Stay Woke! Dolores Huerta in Olympia


Fiona Murphy, Reporter

In the 1960s, Dolores Huerta and Caesar Chavez were on the front lines of the protest against poor workers rights for immigrant workers in the United States. Along with other activists, Dolores Huerta worked with the United Farm Workers. On March 18th, 2019 Dolores Huerta is coming to the Washington Center of Performing Arts to talk to students about how to stop bullying in the high school.

Dolores Huerta was born on April 10th, 1930 to two farm workers. Her father, Juan Ferånández was also a union activist who won a seat in the New Mexico legislature in 1938. Her mother, Alicia, ran a hotel. Alicia offered affordable prices and welcomed low wage workers at the hotel, and in some conditions, waived the fee for them all together. She also helped with community affairs and often lent a helping hand with civic organizations and her local church. Alicia encouraged the community to welcome cultural diversity. Her parents involvement in activism and cultural diversity at a young age largely influenced Dolores and her choice to work in her field.

Dolores Huerta was a revolutionary activist for many reasons. First off, she encouraged something that had not been expressed in America – the idea that it’s okay to stand up against injustice that is happening in the country. “I think one of the reasons that Dolores Huerta was so revolutionary was because she fought for civil rights. Another reason that she was so revolutionary was that she was a woman. In that time period, not many women were in the forefront for this fight.” commented Mrs. Udo, an Olympia High School librarian. In the 1960s, no one had ever seen a women become this involved in such a controversial topic, like advocating for immigrant workers rights. To have a woman advocating for immigrant rights was a groundbreaking occurence in the United States, and some people didn’t know how to deal with it. Regardless of all the cultural and social barriers that might have prevented Huerta from being an advocate, she still worked very hard and didn’t let them stop her. “Yeah, I do!” answered Ian Connelly, a high school sophomore, when asked if he knew of Dolores Huerta.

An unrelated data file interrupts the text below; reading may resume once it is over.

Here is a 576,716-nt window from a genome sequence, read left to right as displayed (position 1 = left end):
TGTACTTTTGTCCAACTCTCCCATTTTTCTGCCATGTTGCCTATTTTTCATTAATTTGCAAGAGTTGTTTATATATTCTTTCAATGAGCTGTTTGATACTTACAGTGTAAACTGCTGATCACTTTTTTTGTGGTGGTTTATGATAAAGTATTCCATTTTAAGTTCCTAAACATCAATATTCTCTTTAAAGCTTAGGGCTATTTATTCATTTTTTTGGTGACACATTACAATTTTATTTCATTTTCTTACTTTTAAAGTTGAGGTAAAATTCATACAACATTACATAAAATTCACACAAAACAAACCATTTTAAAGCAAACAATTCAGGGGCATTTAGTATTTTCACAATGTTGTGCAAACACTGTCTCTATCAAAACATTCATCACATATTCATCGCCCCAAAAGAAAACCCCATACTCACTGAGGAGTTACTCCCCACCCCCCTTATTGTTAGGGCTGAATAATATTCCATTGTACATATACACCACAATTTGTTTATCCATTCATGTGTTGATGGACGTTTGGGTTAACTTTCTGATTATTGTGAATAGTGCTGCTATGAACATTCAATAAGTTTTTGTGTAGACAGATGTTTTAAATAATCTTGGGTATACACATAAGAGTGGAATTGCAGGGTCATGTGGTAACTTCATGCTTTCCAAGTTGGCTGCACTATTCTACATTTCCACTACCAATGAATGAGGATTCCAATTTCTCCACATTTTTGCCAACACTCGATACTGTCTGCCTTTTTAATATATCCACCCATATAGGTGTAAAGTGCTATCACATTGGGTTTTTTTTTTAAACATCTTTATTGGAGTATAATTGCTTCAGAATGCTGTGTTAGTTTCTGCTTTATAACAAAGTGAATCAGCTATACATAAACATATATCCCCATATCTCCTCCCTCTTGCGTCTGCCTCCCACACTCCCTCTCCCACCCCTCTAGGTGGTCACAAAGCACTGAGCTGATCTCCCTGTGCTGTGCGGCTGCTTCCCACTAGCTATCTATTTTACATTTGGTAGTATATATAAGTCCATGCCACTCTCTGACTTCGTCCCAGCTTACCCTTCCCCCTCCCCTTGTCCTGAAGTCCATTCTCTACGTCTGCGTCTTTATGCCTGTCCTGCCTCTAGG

On March 18th, 2019 Dolores Huerta will bring her experience about being on the front lines for advocating for immigrant rights to Olympia High School. She’ll be inspiring youth voices for ending oppressions in the community, and supporting the Stay Woke! Conference. She will come to the Washington Center and talk to young adults about bullying and standing up against injustice. She’ll come and talk from seven p.m to nine p.m on the 18th. Teaching Tolerance Magazine, the City of Olympia, the STAND club of Olympia High School, Freedom Farmers, STAY WOKE and March for Our Lives of Olympia are the partners of this activity. Even though no fee is charged for entering this event, donations of $50, $20 and $10 will be accepted at the event. However, no one will be turned away.

Dolores Huerta was an advocate for many reasons and for many causes, but no matter how many barriers may have come along with her work, she changed migrant worker rights  for the better. On March 18th, 2019, she will come to the Washington Center and talk about her experience on the front lines and inspire students to to end oppression in the community.-